Effects of Short vs Standard Course Therapy With Sofosbuvir-Velpatasvir in Patients With Heptatitis C Virus

Hepatitis C virus, computer illustration. Hepatitis C is an RNA virus from the Flaviviridae family. It is transmitted by blood, sexual intercourse, and across the placenta. It infects liver cells causing an inflammatory disease that can lead to degeneration and scarring (cirrhosis).
In this phase 4 non-inferiority trial, researchers compared the effects of short course vs standard course therapy with sofosbuvir-velpatasvir for the treatment of patients with hepatitis C virus.

In patients with recently diagnosed hepatitis C virus (HCV) infection, a 6-week course of therapy with sofosbuvir-velpatasvir appeared to be less effective compared with standard 12-week therapy, according to results of a study published in the Journal of Hepatology.

In this phase 4 non-inferiority trial (ClinicalTrials.gov: NCT02625909), patients with HCV who were diagnosed within the past 12 months were randomly assigned to receive either short course (6-week) or standard course (12-week) therapy with sofosbuvir-velpatasvir. Sustained virologic response 12 weeks after treatment end was the primary endpoint.

A total of 188 patients were enrolled in the trial: 93 received short course therapy and 95 received standard course therapy. Of patients included in the study, 97% were men and 69% had HIV infection. Among patients in the intention-to-treat population, sustained virologic response at 12 weeks was 81.7% (95% CI, 72.4-89.0) among those in the short course group and 90.5% (95% CI, 82.8-95.6) among those in the standard course group. The difference between groups was –8.81 (95% CI, –18.6 to 1.0). Although non-inferiority was not achieved, the difference in sustained virologic response between both treatment groups was not statistically significant (P =.08).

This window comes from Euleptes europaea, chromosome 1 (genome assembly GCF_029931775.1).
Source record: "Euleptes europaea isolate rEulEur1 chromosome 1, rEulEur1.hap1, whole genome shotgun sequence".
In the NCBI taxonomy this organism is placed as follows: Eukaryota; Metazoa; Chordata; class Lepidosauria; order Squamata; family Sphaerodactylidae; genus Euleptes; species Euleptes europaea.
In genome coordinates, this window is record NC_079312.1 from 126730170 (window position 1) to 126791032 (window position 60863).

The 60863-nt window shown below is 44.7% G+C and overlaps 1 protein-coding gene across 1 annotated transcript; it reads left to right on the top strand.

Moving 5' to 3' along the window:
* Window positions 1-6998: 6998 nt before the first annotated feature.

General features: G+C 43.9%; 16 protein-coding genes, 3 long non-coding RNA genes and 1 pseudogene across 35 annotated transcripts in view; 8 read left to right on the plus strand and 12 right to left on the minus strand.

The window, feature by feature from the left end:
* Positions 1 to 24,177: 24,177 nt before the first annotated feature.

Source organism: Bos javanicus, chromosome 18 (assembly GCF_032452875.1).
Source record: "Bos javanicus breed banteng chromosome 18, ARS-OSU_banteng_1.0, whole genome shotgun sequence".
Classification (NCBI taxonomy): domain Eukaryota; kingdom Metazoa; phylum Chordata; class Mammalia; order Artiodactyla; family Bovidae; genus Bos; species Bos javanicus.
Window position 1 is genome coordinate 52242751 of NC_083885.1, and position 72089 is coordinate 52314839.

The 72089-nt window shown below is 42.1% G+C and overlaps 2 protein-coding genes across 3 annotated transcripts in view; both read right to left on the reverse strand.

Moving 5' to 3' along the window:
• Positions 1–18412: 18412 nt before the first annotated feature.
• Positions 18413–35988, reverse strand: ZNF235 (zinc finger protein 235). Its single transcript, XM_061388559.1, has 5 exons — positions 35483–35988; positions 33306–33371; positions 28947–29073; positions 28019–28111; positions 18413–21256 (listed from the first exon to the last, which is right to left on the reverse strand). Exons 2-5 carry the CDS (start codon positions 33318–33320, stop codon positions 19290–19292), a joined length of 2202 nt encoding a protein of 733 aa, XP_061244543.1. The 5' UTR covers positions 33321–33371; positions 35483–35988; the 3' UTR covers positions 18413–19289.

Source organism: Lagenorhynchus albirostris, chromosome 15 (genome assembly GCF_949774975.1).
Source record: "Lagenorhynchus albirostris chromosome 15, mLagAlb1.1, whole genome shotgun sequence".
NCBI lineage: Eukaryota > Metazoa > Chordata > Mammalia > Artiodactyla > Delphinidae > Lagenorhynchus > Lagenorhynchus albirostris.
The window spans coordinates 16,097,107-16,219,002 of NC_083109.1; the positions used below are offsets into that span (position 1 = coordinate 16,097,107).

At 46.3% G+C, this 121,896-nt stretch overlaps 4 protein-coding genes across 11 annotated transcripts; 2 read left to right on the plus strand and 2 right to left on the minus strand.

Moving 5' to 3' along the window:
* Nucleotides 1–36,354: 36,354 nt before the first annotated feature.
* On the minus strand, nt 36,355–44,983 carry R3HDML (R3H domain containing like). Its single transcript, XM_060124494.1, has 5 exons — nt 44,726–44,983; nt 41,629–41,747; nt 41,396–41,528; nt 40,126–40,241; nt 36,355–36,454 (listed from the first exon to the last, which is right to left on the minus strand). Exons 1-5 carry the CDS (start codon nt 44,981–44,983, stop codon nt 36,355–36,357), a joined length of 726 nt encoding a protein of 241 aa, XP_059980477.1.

In a modified analysis that excluded patients who died, had non-virologic failure,  or were re-infected  the sustained virologic response among patients in the short and standard groups was  89.4% (95% CI, 80.8-95.0) and 97.7% (95% CI, 92.3-99.7), respectively, with a difference of –8.3 (P =.025).

The study was limited by the high proportion of men with HIV infection who were not intravenous drug users, the heterogeneity of the study population, including those with symptomatic and asymptomatic infections, and the use of only 1 treatment.

According to the researchers, “engagement of individuals early in [HCV] infection is crucial for [HCV] elimination efforts.” In addition, this trial “…provides important data on [HCV] therapeutic intervention outcomes for recent infection among a high-risk population, with implications for individual care and [HCV] elimination strategies,” the researchers concluded.

Disclosure: Some study authors declared affiliations with biotech, pharmaceutical, and/or device companies. Please see the original reference for a full list of disclosures.


Matthews GV, Bhagani S, Van der Valk M, et al. Sofosbuvir/velpatasvir for 12 vs. 6 weeks for the treatment of recently acquired hepatitis C infection. J Hepatol. Published online May 21, 2021. doi: 10.1016/j.jhep.2021.04.056